"The fun just never stops," she laughed.

The rest of the week's metal news:

Down frontman Philip Anselmo will kick his new label, Housecore Records, into full gear in 2008 with a string of releases by his side projects and more. The label will launch with an EP by Arson Anthem, a group that features Anselmo on guitar, on anthem singer Mike Williams, bassist Collin Yeo and Superjoint Ritual bassist Hank Williams III on drums. The group formed after Williams, who lost everything he owned in Hurricane Katrina, moved into Anselmo's spare apartment. They spent hours listening to Anselmo's extensive collection of early hardcore, and before long, they started jamming. "Obviously Mike and I have a history, from high school, to touring together with Eyehategod opening for Pantera," Anselmo told MTV News. "After Hurricane Katrina, I bailed him out of jail and put him up at Nodferatu's Lair [a space on Anselmo's property]. His apartment and everything he owned burned down in the post-Katrina riots. We always wanted to start a hardcore band. III and I were in Superjoint Ritual together, but I knew he was a drummer from when I first met him when he was in his teens. ... Collin was a young musician, he was in town at the right time, and it all fit perfectly." Other Housecore releases will follow, including one by Anselmo's Christ Inversion, an Eyehategod live album recorded at CBGB and the soundtrack to the Jim Van Bebber movie "The Manson Family," which was released in 2004. "There's a lot more to come from Housecore Records," Anselmo added. "Always remember this is not just a 'metal' or 'heavy' label. The roster is very diverse in musical styles and tastes." ...

With all the hullabaloo about Grammy-nominated artists — and this year's crop includes As I Lay Dying, Shadows Fall and, once again, Slayer — let's not forget the Grammy Awards aren't the only game in town. Killswitch Engage won top honors in one of those other award ceremonies, the Boston Music Awards, which went down December 1. The band took Outstanding Metal/Hardcore Band of the Year, besting All That Remains, Converge, Isis, the Red Chord, Shadows Fall and Unearth. Killswitch also took Act of the Year, beating Dream Theater, Dinosaur Jr., Lori McKenna, Shadows Fall and Boys Like Girls. Alas, KSE weren't able to attend the event, since they were on tour with Lamb of God at the time. Killswitch Engage will launch their first tour of 2008 on January 9 in Allentown, Pennsylvania, with dates running through February 5 in Hartford, Connecticut. Dillinger Escape Plan, Every Time I Die and Parkway Drive are also on the bill. ... As for As I Lay Dying's Grammy nom, needless to say it stunned the band. "I woke up to a text message from my manager saying we had gotten nominated," drummer Jordan Mancino told MTV News on Friday (December 7). "After that, I called my mom, and she was more excited than I was. All of a sudden I was getting all these calls from aunts and uncles." ...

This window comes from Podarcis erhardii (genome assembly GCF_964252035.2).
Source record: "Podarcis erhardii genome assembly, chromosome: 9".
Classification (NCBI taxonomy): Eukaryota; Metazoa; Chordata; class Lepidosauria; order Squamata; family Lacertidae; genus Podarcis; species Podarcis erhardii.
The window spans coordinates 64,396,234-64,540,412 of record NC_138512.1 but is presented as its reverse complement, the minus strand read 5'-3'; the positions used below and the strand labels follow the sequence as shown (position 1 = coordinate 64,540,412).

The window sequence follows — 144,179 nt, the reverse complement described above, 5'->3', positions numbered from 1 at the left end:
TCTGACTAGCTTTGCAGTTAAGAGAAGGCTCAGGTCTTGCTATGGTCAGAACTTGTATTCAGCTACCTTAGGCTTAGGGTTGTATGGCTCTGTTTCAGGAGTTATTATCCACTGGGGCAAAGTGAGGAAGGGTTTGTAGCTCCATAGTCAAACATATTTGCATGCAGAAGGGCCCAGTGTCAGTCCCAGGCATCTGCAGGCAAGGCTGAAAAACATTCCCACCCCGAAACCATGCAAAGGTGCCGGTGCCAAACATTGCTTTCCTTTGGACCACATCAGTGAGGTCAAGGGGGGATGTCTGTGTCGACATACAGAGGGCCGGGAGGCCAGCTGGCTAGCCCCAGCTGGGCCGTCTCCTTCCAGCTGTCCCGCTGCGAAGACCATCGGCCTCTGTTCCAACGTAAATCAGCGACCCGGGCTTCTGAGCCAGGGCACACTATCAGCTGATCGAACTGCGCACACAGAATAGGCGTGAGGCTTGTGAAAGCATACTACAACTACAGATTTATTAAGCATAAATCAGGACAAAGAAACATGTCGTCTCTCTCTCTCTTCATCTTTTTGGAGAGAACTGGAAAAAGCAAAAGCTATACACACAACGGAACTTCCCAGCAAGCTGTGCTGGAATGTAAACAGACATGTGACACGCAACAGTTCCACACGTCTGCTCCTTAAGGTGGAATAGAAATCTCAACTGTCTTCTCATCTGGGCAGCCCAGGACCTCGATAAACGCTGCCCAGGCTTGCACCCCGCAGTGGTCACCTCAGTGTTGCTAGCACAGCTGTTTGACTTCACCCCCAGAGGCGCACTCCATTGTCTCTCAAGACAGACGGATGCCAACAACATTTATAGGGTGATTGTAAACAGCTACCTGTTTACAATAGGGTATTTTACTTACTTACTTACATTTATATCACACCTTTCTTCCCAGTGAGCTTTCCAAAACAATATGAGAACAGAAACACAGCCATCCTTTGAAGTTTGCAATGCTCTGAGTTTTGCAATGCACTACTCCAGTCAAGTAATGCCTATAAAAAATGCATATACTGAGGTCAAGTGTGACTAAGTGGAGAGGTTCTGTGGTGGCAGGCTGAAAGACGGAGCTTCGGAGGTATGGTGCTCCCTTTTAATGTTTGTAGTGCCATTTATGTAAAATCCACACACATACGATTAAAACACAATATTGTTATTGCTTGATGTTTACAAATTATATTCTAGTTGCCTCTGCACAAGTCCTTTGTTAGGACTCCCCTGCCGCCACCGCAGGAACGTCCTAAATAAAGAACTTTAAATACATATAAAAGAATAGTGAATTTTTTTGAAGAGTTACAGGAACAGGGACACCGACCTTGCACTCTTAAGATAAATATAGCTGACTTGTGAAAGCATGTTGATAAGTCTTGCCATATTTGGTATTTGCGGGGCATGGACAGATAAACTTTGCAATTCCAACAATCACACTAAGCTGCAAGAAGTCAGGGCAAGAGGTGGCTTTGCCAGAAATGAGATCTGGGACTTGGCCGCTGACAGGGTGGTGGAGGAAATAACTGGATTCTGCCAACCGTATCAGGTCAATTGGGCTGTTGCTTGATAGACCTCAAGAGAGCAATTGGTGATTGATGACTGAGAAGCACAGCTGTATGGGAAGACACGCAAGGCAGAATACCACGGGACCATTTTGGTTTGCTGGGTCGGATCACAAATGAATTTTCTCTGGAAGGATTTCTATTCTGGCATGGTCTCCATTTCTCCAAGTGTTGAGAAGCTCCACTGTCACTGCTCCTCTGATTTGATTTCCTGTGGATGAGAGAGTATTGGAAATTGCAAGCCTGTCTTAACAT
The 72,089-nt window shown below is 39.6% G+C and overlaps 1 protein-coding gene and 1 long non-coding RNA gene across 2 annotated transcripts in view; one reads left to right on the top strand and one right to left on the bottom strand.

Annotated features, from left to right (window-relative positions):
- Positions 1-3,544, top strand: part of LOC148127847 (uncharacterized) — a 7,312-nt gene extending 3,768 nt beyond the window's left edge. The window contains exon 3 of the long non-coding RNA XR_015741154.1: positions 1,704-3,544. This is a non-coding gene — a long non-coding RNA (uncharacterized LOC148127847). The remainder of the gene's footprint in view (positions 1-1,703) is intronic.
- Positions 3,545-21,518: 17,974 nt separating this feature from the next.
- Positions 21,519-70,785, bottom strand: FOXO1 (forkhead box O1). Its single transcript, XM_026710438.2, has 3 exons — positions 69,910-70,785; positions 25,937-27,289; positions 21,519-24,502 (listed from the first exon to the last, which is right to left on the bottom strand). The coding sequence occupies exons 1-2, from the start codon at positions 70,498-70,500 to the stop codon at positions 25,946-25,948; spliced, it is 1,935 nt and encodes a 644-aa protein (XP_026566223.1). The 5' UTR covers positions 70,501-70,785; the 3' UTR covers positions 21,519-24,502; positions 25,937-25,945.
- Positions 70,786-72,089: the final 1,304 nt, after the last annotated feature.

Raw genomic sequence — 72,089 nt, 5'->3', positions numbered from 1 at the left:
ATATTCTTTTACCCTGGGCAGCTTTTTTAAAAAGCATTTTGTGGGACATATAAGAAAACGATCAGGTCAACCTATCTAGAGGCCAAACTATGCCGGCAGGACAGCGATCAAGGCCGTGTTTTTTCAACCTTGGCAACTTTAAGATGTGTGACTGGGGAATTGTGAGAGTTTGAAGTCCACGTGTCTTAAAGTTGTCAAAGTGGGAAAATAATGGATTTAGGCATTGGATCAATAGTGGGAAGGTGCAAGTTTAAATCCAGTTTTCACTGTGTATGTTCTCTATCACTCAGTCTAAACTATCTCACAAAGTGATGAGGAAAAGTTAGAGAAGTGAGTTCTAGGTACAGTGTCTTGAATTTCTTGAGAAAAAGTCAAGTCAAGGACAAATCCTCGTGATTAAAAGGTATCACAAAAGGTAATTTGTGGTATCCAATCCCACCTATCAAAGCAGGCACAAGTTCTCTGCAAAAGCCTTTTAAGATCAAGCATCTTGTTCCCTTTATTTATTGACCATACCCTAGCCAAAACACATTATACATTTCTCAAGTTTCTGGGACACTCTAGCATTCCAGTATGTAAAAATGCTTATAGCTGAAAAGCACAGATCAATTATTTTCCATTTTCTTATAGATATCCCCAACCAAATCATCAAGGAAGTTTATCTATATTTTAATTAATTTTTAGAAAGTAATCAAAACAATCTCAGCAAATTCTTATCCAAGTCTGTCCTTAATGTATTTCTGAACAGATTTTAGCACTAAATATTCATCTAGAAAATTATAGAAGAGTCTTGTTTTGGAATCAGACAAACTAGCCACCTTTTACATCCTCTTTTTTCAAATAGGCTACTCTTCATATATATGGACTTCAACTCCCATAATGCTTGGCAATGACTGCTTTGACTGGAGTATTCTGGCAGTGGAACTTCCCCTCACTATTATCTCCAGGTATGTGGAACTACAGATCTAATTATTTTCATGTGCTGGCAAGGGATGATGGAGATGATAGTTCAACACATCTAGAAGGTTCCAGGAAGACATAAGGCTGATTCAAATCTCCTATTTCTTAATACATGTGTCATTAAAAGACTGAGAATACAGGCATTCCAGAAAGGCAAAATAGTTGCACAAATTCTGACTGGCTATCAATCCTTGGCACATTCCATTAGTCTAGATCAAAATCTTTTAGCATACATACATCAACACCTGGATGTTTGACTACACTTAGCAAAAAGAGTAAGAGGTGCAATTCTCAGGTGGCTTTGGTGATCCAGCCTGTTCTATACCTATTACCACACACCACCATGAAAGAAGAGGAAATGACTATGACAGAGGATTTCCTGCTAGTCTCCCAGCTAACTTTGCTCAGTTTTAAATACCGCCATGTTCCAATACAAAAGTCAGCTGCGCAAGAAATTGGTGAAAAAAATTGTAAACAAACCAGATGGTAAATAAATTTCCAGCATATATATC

Greek blasphemers Rotting Christ will tour North America for the first time in almost seven years. The jaunt starts February 4 in Charlotte, North Carolina, with shows scheduled through March 2 in Houston. The Lucifer Over America Tour will also feature Immolation, Belphegor and Averse Sefira. ... Speaking of eternal damnation, Suicide Silence have scheduled a tour they're calling "Santa Slays," which starts December 26 in Los Angeles and wraps up New Year's Eve in San Diego. Light This City, the Faceless and Oblige will open. "We expect these shows to be some of craziest we've played in a while," singer Mitch Lucker said in a statement. "So please come out and enjoy the holidays with us." ...

Austin, Texas, alternative-metal band the Sword will release their new album in early 2008. The boys are currently on the road playing tracks from the disc. Shows are scheduled until December 17 in Kansas City, Missouri. Valient Thorr and Black Cobra are also on the bill. ... Valiant Thorr doesn't have a new album coming out in early 2008, but Canadian muscleman/ metal man Thor sure does. The album, Into the Noise, comes out January 9 and includes the title track, "Evil Twin" and "Back for More." ... It may be a little early to mark your 2008 calendar (if you even have a 2008 calendar yet), but Nightwish have scheduled a North American tour for May. The Finnish goth-metal band will kick off the tour May 5 in Sayreville, New Jersey, and will "Finnish" it up May 31 in Mokena, Illinois. Support will come from Sonic Syndicate. ...

Gothic Adelaide, Australia, band Virgin Black will release their next album, Requiem - Fortissimo, February 19. According to a release, the disc features the "death/doom vibe of early Paradise Lost and My Dying Bride" and is the band's "rawest and heaviest work to date." Tracks include "The Fragile Breath," "In Winters Ash" and "Silent." Requiem - Fortissimo, the second installment of a trilogy, is the follow-up to Requiem - Mezzo Forte, which came out April 3. ... Look for a new album by Long Island, New York, hardcore-metal band This Is Hell on February 17. Misfortunes was recorded at Long Island's Killingsworth Recording Company with Tomas Costanza (Diffuser, Bedlight for Blue Eyes) and at Port Jefferson Station's Full Force Studio with producer Joe Cincotta (Obituary, Suffocation). "What was most important was that we wrote what we felt," screamer Rick Jimenez said. "This album is much more personal than the last, very human, and we think people will be able to relate to it."